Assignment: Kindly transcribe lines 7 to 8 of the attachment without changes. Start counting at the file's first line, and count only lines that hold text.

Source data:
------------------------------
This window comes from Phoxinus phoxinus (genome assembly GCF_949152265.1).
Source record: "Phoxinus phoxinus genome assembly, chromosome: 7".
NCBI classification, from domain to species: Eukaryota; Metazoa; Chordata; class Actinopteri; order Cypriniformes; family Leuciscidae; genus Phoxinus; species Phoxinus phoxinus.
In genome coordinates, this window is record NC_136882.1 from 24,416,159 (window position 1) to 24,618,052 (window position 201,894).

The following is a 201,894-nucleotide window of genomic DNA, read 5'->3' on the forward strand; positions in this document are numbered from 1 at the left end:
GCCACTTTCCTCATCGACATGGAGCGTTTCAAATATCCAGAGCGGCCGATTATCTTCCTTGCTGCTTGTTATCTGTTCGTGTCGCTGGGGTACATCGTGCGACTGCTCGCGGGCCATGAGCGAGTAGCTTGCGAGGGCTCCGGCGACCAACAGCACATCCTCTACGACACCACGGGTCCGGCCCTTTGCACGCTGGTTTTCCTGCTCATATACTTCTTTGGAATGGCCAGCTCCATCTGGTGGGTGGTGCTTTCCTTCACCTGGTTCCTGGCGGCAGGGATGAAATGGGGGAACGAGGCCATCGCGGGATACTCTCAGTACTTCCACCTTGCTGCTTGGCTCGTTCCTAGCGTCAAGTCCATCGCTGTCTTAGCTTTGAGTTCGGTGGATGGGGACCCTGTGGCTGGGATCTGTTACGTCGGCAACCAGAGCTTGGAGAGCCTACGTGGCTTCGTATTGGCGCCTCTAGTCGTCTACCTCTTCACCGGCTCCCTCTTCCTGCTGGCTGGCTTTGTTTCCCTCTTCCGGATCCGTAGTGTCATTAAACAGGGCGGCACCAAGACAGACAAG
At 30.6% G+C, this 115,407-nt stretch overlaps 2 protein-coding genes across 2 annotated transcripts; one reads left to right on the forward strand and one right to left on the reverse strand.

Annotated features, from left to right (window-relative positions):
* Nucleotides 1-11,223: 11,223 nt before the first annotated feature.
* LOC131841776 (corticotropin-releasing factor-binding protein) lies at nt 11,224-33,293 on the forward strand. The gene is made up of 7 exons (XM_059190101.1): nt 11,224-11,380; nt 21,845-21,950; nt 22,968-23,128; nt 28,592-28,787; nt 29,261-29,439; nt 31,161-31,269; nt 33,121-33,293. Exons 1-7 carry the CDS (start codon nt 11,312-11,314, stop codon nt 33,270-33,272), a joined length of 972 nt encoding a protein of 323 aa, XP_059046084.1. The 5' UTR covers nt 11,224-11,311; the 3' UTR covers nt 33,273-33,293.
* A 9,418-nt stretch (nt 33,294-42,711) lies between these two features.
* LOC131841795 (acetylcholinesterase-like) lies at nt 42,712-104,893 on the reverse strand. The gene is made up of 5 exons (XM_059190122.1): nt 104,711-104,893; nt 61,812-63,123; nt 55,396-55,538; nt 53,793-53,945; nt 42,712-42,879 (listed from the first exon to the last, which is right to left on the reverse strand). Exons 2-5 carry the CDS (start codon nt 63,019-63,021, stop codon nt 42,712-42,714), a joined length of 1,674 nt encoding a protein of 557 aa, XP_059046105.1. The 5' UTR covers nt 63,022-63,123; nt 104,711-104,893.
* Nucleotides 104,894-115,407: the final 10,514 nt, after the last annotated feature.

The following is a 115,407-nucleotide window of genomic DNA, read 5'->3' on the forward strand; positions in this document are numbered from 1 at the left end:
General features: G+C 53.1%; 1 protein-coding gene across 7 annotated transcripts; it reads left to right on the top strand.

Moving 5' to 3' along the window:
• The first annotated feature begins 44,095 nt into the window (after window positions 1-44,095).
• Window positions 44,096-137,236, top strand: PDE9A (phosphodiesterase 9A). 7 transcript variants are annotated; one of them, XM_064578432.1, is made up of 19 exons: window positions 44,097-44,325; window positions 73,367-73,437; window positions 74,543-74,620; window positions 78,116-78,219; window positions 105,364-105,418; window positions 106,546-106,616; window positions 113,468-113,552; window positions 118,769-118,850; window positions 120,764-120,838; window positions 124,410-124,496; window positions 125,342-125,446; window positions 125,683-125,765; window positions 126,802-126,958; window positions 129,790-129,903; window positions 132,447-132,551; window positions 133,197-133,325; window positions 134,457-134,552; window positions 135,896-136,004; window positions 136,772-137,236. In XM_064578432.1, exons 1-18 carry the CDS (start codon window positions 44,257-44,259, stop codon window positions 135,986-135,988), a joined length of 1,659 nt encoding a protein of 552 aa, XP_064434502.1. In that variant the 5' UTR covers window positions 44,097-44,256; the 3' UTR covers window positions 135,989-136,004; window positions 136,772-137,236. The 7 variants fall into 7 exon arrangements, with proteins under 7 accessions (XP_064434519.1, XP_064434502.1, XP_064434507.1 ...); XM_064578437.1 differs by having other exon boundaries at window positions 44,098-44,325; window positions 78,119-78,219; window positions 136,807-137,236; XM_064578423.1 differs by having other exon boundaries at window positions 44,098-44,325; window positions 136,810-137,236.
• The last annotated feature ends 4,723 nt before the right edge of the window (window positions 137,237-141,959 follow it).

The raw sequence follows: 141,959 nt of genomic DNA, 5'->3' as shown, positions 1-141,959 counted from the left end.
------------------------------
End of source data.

At 30.6% G+C, this 115,407-nt stretch overlaps 2 protein-coding genes across 2 annotated transcripts; one reads left to right on the forward strand and one right to left on the reverse strand.

Annotated features, from left to right (window-relative positions):